Lost conventional and unconventional rigs are followed by postponements or outright cancellations to some oil sands expansion work. Two weeks ago, Royal Dutch Shell PLC announced suspension of its Carmon Creek project.

Growth expected in oil sands

The Canadian and U.S. oil sectors differ in one important respect. Whereas oil production in the United States is now believed to be declining, Canada’s total oil output is expected to rise over the coming years. CERI, the Conference Board and the National Energy Board all hold this view.

"On the oil sands side, we’re actually forecasting an increase in production," Millington explained. "In terms of the growth rate, it is not growing as fast as it has over the last five years, but it is growing. We’re forecasting that production between 2014 and the end 2015 is going to grow by 100,000 barrels per day, and approximately the same amount for the following years after that."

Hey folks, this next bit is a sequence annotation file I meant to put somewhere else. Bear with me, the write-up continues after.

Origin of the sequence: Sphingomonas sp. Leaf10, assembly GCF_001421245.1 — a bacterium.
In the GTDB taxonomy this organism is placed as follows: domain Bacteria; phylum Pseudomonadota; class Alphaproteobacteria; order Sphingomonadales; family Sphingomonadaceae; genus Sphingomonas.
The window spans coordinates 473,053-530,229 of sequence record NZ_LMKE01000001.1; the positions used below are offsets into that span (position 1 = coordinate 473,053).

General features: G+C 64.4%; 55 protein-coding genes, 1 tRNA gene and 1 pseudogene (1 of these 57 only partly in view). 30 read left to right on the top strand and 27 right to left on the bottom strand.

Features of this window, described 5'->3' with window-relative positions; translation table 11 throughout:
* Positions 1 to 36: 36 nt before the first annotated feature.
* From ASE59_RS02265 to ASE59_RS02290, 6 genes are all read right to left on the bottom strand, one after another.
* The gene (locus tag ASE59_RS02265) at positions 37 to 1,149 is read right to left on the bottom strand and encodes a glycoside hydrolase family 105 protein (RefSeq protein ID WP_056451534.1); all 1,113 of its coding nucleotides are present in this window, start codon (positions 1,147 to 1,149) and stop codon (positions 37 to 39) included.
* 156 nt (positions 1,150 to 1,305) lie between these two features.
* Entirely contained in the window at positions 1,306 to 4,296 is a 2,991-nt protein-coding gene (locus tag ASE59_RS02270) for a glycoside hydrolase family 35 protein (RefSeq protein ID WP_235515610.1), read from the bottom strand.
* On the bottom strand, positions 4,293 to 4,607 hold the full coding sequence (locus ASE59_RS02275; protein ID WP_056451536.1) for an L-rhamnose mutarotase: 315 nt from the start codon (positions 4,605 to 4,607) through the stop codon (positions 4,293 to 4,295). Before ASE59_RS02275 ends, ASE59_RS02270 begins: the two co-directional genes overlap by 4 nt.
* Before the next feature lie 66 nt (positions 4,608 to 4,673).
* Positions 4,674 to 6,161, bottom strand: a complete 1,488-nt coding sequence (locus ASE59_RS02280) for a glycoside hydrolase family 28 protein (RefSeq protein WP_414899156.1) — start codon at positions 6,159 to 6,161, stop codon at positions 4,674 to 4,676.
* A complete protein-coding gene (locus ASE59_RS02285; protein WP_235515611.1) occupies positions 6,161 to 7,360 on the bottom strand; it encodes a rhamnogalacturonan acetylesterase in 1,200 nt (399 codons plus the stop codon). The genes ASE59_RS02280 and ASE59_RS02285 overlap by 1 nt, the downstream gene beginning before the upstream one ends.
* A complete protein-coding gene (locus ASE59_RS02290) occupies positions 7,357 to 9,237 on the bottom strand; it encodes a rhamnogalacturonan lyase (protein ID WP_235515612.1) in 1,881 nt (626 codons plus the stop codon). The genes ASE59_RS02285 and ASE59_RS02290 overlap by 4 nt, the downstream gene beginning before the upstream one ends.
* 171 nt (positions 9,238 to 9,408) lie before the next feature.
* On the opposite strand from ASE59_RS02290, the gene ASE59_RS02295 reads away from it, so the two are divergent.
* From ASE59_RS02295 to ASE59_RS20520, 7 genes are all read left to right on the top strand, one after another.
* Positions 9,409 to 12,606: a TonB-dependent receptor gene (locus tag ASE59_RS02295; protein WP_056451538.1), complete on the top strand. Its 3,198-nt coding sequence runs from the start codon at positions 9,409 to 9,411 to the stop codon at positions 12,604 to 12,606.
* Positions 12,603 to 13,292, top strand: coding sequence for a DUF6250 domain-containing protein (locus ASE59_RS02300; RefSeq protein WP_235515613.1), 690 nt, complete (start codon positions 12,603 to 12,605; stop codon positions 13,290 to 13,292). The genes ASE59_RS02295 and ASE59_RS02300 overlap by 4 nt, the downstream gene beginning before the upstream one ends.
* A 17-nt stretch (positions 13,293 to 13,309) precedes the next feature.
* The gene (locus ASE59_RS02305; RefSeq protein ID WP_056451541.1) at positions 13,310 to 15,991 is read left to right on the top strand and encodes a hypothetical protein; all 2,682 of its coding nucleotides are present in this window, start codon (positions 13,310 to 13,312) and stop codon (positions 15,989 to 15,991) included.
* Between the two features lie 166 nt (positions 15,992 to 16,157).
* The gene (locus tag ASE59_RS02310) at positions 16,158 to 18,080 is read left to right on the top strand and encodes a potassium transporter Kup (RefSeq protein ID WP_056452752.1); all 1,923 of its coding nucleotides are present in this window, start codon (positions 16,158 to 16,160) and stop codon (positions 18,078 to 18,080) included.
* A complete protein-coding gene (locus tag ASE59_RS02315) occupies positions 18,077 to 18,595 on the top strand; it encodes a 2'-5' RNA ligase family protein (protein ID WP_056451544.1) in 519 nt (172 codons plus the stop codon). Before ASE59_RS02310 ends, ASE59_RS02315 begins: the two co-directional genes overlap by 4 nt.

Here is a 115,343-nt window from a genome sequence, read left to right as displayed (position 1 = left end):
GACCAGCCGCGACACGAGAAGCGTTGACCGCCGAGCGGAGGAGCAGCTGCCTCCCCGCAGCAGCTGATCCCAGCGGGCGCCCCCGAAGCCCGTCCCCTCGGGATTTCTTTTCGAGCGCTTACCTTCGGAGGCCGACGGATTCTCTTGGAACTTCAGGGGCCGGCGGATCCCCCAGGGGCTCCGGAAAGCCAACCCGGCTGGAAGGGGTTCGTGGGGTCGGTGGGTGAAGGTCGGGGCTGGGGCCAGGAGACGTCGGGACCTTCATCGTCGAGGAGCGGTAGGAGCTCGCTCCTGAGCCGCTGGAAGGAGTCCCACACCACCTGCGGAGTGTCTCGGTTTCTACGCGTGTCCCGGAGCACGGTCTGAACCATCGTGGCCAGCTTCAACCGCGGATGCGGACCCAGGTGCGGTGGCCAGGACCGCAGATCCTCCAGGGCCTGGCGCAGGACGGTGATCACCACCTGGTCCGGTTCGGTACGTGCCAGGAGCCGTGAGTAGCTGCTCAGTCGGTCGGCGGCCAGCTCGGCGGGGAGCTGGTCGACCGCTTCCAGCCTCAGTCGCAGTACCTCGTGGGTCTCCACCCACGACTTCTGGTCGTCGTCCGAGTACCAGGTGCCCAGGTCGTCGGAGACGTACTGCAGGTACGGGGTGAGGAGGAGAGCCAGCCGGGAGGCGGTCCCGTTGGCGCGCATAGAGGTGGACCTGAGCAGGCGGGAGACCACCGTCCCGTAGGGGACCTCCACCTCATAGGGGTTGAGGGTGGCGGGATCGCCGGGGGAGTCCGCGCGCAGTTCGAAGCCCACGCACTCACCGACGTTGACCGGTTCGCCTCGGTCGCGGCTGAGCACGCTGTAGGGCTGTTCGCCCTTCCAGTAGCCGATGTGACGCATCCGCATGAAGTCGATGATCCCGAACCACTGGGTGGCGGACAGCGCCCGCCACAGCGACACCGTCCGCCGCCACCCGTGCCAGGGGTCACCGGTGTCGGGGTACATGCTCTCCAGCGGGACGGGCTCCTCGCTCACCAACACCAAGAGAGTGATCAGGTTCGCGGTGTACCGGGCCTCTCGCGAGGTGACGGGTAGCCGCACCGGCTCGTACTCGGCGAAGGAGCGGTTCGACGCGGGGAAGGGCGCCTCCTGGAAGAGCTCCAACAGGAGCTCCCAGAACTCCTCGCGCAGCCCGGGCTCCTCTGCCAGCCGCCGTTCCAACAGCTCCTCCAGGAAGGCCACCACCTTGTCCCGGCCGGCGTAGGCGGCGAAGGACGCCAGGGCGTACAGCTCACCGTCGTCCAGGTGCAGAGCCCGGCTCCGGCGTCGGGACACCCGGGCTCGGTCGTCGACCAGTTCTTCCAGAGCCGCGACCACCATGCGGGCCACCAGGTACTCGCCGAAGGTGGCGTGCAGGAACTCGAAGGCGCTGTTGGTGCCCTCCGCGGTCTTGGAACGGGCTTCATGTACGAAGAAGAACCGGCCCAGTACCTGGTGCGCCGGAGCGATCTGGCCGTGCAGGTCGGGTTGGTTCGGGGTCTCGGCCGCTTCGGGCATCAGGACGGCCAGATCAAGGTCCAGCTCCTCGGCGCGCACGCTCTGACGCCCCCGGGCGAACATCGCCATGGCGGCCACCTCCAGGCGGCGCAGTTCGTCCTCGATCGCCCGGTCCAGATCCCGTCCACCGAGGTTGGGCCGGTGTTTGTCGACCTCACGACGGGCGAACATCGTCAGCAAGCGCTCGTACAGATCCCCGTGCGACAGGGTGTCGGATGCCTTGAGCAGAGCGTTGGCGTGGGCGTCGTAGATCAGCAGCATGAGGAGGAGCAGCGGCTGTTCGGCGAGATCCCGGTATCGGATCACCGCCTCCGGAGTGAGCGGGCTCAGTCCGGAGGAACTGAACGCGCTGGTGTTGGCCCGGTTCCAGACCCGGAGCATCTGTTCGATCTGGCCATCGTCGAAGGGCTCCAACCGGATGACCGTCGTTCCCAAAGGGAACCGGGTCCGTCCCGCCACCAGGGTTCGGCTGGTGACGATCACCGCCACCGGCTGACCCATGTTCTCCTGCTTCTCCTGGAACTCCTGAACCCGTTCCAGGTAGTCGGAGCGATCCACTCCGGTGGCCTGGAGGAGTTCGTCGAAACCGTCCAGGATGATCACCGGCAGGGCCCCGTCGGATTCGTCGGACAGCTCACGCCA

Cost-cutting efforts underway across the Canadian oil industry "are not going to impact projects that are currently under construction," she added.

Murillo expects declines in Canadian conventional and shale production to be more than offset by an addition of 800,000 barrels per day of capacity from the ongoing oil sands expansion projects. But once those projects are completed, no one really knows whether output will grow or plateau.

What is for certain is costs to Canadian producers will increase, even as they struggle to bring them down.

Cost increases will come in the form of new taxes. Alberta’s new left-of-center government is proposing a budget that will increase the corporate income tax in the province, from 10 to 12 percent.